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Is air travel the next frontier for social networking?

By Rachel Mosely
October 3, 2012
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(Courtesy <a href="http://www.flickr.com/photos/29148810@N05/" target="blank">daniel_iversen/Flickr</a>

Are you the type of flier who's learned the name, hometown, and five-year plan of all the passengers in your row (and maybe a flight attendant or two) by the time you de-plane? Or are you of the "Headphones on. Do not talk to me" variety?

Planely, an air travel-focused social networking site that debuted in late 2010, is on a mission to make the friendly skies…well, friendlier. The service connects Planely users to one another by allowing them to register their upcoming flights on the site. It then alerts travelers to fellow Planely passengers that are on their flight, or passing through common departure or arrival airports. (For a glimpse of why Planely might just be onto something with this, check out their Twitter feed chronicling "people bored at airports over the world.").

To help get the word out, Planely launched a contest that deemed Cebu Pacific Air, a Philippines-based carrier, The World's Most Sociable Airline. 142 airlines (among them JetBlue, Lufthansa, Virgin Atlantic, and Delta) were tallied in the ranking, which had Norwegian Air Shuttle in second place, Swiss in third, American Airlines (the top U.S. carrier) in eighth, and Binter Canarias, a Spanish airline, pulling up the rear at number 121 (as one of 22 airlines that booked a single flight). All flights registered on Planely between April 13 and April 20 were tabulated, and after a Twitter campaign that corralled their more than 150,000 followers, Cebu Pacific, the participating airline with the most flights registered (an impressive 913), was crowned the winner on April 22.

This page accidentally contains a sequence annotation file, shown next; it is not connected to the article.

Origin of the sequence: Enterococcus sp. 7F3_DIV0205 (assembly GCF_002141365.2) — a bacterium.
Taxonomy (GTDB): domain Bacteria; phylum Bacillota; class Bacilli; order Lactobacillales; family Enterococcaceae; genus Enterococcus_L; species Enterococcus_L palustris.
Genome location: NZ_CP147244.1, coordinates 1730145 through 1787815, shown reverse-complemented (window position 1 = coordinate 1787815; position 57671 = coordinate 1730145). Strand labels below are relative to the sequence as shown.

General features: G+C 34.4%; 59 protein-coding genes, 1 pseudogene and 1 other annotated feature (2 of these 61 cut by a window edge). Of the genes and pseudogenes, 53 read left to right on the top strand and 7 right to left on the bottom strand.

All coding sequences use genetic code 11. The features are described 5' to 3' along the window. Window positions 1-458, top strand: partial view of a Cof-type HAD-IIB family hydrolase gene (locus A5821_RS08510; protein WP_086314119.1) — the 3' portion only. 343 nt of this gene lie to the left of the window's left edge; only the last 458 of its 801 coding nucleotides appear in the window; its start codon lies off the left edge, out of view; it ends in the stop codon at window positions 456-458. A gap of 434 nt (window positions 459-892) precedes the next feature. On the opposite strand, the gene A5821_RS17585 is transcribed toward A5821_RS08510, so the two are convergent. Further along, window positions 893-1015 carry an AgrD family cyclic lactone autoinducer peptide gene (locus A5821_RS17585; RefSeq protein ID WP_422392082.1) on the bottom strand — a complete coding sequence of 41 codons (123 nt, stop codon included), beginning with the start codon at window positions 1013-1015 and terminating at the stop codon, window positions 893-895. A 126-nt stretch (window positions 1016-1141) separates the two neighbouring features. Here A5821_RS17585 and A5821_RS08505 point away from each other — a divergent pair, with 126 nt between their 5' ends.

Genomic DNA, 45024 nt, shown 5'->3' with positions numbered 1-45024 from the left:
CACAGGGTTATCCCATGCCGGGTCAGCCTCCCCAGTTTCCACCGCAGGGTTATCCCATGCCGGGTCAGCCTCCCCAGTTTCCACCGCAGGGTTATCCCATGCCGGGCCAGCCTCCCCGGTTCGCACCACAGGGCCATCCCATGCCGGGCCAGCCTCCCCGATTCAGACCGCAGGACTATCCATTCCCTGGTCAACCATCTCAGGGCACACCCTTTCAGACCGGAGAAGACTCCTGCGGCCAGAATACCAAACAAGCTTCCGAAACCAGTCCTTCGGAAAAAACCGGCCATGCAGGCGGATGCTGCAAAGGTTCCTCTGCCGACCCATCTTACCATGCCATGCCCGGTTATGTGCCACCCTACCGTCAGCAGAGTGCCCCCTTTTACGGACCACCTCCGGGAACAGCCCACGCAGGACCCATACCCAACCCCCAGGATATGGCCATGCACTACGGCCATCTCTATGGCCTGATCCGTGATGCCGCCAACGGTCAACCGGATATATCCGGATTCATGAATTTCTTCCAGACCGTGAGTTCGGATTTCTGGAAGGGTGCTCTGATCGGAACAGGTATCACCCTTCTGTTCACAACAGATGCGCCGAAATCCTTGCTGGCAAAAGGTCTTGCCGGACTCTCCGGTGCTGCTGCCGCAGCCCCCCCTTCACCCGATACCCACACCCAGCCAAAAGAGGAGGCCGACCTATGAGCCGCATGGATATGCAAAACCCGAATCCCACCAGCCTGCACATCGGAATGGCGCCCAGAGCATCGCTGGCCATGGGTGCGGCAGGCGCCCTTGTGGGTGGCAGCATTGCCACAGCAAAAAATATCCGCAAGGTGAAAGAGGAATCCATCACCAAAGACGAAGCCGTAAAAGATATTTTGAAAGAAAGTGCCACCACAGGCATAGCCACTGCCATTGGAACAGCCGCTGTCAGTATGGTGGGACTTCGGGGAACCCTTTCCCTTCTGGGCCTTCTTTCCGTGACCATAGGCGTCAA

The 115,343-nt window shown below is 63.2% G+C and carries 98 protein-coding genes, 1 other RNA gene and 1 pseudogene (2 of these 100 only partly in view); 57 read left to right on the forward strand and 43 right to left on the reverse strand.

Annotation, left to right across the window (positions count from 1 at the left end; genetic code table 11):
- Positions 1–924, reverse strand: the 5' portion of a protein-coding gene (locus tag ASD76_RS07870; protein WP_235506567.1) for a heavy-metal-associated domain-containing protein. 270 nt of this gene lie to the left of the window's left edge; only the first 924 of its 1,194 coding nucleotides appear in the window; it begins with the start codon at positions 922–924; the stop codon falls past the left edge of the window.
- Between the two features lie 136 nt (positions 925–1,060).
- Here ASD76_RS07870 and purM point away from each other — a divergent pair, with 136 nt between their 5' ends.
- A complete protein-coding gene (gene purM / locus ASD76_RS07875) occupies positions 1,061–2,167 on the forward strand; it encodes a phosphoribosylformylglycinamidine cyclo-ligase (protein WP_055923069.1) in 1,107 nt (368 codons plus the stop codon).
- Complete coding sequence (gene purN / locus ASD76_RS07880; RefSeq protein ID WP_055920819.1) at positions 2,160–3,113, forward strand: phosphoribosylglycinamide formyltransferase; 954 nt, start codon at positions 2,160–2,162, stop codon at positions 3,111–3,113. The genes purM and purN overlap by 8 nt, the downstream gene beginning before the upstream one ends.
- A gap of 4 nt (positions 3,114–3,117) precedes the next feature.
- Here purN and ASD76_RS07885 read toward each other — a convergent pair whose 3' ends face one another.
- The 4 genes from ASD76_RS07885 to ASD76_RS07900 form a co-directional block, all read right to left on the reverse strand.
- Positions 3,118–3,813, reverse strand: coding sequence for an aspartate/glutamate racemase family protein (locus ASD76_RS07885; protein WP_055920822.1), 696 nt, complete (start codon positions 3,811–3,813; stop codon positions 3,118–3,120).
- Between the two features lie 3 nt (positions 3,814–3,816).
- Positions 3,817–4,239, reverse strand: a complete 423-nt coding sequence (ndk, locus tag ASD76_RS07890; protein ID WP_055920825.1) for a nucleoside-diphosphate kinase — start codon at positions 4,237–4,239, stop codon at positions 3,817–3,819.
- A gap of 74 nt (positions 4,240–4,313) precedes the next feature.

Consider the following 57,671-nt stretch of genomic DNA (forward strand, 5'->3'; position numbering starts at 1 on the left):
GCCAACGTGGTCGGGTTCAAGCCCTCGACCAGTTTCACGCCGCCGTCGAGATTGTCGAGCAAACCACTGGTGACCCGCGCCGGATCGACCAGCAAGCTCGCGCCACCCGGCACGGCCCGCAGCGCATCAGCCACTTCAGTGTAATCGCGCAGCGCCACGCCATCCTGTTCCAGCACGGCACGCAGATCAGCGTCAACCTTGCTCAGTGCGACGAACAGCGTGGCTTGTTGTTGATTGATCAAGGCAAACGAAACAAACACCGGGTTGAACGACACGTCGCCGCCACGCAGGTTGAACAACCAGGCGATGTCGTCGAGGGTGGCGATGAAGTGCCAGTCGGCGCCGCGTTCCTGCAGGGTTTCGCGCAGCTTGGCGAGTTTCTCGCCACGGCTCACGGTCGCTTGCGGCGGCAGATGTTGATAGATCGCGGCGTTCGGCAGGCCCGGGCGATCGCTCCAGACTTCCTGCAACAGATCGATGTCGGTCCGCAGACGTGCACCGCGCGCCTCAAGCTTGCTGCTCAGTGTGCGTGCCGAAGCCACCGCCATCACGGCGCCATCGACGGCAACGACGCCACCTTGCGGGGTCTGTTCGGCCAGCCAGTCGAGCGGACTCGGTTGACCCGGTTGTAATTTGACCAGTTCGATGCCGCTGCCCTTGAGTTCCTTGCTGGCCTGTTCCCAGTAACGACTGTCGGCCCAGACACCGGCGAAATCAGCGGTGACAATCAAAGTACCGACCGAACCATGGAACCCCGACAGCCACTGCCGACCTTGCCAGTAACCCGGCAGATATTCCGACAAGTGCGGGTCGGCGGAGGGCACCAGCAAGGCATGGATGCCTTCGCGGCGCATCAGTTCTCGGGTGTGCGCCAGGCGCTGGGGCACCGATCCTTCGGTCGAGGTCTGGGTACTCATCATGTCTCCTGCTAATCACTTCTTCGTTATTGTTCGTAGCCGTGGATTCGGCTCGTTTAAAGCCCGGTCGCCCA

While skeptics will (justifiably) say that Planely's premise has the potential to veer into the cheesy (mixers in the airport lounge, anyone?), there is something to be said for the benefits of their communal approach to traveling. Having a network of contacts not only makes the world an easier place to navigate, but it lends itself to budget-mindedness as well. In a conversation with Planely's CEO, Nick Martin, interviewer Phil Campbell described looking forward to "the day—it might be a way off yet—that I get into an airport and manage to share a taxi with someone into a city…this whole process of sort of sharing the cost is starting to take off more and more."

Would you be interested in connecting with other travelers through a social networking site like Planely?

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